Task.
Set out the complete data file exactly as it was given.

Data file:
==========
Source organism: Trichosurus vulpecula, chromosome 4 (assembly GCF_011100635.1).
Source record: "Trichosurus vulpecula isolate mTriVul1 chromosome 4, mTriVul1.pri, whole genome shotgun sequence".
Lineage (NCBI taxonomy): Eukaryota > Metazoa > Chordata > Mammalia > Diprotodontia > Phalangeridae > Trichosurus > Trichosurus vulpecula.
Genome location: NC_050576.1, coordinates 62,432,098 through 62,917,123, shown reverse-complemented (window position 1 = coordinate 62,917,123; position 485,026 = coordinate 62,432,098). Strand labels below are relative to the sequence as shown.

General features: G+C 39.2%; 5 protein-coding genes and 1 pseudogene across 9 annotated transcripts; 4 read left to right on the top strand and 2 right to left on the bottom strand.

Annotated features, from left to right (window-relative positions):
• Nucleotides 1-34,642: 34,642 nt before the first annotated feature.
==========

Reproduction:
Source organism: Trichosurus vulpecula, chromosome 4 (assembly GCF_011100635.1).
Source record: "Trichosurus vulpecula isolate mTriVul1 chromosome 4, mTriVul1.pri, whole genome shotgun sequence".
Lineage (NCBI taxonomy): Eukaryota > Metazoa > Chordata > Mammalia > Diprotodontia > Phalangeridae > Trichosurus > Trichosurus vulpecula.
Genome location: NC_050576.1, coordinates 62,432,098 through 62,917,123, shown reverse-complemented (window position 1 = coordinate 62,917,123; position 485,026 = coordinate 62,432,098). Strand labels below are relative to the sequence as shown.

General features: G+C 39.2%; 5 protein-coding genes and 1 pseudogene across 9 annotated transcripts; 4 read left to right on the top strand and 2 right to left on the bottom strand.

Annotated features, from left to right (window-relative positions):
• Nucleotides 1-34,642: 34,642 nt before the first annotated feature.